When I first started, it was like, Oh my god! I love that fandom! I love that you love it! Later on, it became, You don’t look anything like the character. I don’t know why you’re out here. That character is supposed to be white! You just find yourself marginalized in this community that is supposed to be for all the outcasts. Oh no, we just meant the white ones and the hot ones, and the rest of y’all can go… This was just a transference of power, that you never felt like you had in mainstream culture. The whole thing is gross.”


Exercising a power that they don’t feel they have access to in mainstream culture is a key point for me. One thing that I have learned in all my time studying white supremacy is that white people’s relationship to power is one that is nearly always informed by violence, and so if they can’t execute that power in one space, they’ll find a way to do it in another, and the people who always lose in that scenario are non-white people, especially Black people. I’m curious about why you chose to premier this important workshop at GeekGirlCon.

L: The short answer is that they reached out to me, based on the content from the Allyship in Fandom Safety Pin Box. So, I reached out to TaLynn and said, Hey do you want to come present with me? But also they are paying us. They’re paying for us to get there and taking care of our stay while we’re there, which was a requirement that I had. There’s this layer of being invited to speak in spaces (and educated white people) and those spaces not being accessible. Tomorrow, New ComiCon or San Diego ComiCon could call us and ask us to come but say we have to pay for everything, and that’s just not feasible for people who do the kind of work that TaLynn and I do.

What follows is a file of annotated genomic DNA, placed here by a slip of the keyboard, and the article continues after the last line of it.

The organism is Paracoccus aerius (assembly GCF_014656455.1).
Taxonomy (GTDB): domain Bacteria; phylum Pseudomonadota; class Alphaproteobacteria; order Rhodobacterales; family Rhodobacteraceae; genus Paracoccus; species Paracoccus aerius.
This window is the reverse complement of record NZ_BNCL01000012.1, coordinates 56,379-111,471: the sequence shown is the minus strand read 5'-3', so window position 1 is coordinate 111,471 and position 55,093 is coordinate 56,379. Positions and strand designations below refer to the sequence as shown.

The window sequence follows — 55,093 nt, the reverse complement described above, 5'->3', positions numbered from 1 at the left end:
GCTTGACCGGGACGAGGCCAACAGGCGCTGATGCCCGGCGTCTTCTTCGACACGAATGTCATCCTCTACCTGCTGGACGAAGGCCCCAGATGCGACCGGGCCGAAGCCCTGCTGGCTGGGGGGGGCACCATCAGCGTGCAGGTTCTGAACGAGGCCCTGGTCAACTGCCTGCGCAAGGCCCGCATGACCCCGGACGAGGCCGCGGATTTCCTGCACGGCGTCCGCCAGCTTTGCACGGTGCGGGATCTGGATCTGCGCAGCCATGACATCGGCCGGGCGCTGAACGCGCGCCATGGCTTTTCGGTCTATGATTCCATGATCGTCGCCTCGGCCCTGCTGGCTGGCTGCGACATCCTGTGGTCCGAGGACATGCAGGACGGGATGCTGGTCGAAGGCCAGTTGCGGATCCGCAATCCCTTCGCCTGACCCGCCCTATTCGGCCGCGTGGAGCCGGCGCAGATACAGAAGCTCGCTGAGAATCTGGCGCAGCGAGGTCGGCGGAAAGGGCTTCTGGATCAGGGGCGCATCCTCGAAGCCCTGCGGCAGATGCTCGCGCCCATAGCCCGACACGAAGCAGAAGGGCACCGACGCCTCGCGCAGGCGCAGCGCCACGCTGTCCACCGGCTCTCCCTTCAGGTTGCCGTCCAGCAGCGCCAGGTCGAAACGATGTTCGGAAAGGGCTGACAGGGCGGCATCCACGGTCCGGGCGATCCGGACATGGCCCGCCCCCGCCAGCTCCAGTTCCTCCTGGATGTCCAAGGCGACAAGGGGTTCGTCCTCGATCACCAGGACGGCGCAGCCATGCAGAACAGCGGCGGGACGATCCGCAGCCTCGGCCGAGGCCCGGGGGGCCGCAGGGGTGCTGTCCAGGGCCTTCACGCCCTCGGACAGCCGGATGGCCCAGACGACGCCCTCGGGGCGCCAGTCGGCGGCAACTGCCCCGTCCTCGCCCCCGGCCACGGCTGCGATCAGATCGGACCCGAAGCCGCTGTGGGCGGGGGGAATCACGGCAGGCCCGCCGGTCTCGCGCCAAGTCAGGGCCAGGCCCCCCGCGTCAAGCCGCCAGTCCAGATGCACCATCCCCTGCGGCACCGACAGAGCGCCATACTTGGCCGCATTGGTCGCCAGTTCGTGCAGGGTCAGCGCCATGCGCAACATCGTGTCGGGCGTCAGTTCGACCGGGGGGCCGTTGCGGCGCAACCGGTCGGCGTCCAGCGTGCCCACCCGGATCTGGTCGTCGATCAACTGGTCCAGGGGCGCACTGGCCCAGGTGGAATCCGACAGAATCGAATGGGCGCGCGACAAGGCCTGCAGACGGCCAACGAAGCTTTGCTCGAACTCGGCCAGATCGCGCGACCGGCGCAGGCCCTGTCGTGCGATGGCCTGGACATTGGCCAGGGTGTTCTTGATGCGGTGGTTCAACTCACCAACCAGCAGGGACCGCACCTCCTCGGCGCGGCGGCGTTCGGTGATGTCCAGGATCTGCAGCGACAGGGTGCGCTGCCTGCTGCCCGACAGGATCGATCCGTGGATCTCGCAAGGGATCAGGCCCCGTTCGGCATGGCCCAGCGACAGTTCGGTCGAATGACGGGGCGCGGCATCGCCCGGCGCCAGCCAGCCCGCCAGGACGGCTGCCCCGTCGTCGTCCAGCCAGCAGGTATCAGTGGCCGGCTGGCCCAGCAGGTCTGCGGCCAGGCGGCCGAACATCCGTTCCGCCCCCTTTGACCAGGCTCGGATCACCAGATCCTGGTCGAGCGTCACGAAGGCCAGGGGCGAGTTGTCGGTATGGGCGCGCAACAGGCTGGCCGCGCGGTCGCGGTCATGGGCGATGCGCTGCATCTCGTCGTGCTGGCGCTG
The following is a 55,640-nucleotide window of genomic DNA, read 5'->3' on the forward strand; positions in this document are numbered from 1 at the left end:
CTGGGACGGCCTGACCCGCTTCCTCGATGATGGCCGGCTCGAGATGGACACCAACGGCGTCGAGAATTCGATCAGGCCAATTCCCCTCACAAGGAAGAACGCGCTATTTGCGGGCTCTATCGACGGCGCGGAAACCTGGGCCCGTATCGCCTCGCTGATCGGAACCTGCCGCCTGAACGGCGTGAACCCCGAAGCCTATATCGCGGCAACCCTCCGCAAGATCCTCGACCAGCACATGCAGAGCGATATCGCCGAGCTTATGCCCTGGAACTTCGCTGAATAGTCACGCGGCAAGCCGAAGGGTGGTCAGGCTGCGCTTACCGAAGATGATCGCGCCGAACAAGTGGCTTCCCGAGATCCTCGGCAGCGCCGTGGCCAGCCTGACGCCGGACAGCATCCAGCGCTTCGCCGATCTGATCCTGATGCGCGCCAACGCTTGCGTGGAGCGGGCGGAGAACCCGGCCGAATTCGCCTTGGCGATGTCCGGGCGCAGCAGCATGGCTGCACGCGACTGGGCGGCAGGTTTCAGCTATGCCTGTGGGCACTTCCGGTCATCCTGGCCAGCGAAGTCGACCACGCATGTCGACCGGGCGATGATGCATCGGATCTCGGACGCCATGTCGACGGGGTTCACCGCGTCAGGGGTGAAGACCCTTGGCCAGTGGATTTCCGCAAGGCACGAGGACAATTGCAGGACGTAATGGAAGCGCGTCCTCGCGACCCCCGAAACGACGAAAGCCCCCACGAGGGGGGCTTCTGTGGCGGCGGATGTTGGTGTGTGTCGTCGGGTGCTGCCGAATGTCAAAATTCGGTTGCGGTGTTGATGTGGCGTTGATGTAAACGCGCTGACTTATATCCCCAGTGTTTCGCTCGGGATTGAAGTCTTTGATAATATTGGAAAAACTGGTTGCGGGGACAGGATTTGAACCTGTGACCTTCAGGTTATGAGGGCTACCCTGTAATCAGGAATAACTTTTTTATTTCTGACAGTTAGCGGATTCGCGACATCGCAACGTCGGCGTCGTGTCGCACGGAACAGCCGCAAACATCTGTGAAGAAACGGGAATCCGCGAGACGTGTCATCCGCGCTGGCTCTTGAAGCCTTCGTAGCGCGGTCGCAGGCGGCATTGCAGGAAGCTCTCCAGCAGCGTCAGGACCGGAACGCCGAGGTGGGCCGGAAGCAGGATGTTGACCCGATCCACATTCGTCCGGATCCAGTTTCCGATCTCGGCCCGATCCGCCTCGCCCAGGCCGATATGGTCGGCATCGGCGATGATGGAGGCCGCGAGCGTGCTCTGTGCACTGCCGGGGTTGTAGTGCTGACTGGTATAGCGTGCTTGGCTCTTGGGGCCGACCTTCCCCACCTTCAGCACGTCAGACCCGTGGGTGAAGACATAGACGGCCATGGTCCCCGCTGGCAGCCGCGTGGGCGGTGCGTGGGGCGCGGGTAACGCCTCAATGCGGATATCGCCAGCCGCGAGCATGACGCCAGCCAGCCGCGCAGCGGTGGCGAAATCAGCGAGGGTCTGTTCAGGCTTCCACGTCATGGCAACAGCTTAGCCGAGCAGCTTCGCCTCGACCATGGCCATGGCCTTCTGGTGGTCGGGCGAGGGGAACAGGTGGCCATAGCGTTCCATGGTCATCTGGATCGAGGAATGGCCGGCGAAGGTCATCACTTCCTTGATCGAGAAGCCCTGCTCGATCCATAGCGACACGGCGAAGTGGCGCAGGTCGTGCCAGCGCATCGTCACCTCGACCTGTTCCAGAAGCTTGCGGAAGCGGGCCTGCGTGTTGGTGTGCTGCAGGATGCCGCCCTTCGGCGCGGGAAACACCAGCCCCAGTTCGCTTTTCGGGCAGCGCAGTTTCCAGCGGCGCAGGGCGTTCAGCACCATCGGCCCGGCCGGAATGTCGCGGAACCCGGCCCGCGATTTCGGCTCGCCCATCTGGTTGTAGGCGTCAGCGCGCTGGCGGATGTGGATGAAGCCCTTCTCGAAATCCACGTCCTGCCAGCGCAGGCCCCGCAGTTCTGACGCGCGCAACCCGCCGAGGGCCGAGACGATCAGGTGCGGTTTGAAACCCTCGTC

I know you have plans, or at least hopes, to expand and take this workshop elsewhere. Would you say this feels like an opportune time to have this conversation directly in these spaces, considering how racism and misogyny showed up in social responses to films like “Black Panther” this year and “The Last Jedi” last year, and also considering what happened with Universal Fan Con?